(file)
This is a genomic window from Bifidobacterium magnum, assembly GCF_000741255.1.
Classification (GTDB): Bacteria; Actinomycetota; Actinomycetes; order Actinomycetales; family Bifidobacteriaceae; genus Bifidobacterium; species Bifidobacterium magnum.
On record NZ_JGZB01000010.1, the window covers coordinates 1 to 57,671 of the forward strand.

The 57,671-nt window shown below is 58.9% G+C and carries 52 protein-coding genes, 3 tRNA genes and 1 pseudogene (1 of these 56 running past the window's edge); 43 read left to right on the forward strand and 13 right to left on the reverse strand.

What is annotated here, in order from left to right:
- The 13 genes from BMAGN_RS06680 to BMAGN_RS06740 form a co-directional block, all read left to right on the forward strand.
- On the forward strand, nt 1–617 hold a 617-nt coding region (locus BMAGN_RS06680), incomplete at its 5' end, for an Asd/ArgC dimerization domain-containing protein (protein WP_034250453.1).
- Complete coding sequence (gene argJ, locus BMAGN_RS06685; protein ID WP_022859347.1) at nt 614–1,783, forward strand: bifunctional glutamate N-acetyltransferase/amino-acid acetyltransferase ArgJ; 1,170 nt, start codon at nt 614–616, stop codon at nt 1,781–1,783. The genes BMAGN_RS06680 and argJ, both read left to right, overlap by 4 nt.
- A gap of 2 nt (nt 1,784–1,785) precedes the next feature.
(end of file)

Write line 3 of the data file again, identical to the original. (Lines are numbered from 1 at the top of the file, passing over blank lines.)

On record NZ_JGZB01000010.1, the window covers coordinates 1 to 57,671 of the forward strand.